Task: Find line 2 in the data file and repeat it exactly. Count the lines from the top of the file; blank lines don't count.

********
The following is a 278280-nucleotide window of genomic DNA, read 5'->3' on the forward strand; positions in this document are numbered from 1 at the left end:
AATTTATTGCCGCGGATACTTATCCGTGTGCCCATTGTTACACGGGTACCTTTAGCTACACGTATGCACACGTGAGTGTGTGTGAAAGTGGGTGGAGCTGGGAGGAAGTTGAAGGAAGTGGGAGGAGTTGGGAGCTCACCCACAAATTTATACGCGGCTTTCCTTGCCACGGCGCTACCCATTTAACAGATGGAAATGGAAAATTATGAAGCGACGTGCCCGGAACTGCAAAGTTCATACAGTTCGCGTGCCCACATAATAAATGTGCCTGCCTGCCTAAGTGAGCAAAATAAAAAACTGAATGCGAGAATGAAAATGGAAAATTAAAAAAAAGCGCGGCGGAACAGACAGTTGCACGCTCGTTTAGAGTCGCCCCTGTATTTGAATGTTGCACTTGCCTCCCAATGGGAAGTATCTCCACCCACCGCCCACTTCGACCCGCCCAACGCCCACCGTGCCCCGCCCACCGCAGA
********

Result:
AATTTATTGCCGCGGATACTTATCCGTGTGCCCATTGTTACACGGGTACCTTTAGCTACACGTATGCACACGTGAGTGTGTGTGAAAGTGGGTGGAGCTGGGAGGAAGTTGAAGGAAGTGGGAGGAGTTGGGAGCTCACCCACAAATTTATACGCGGCTTTCCTTGCCACGGCGCTACCCATTTAACAGATGGAAATGGAAAATTATGAAGCGACGTGCCCGGAACTGCAAAGTTCATACAGTTCGCGTGCCCACATAATAAATGTGCCTGCCTGCCTAAGTGAGCAAAATAAAAAACTGAATGCGAGAATGAAAATGGAAAATTAAAAAAAAGCGCGGCGGAACAGACAGTTGCACGCTCGTTTAGAGTCGCCCCTGTATTTGAATGTTGCACTTGCCTCCCAATGGGAAGTATCTCCACCCACCGCCCACTTCGACCCGCCCAACGCCCACCGTGCCCCGCCCACCGCAGA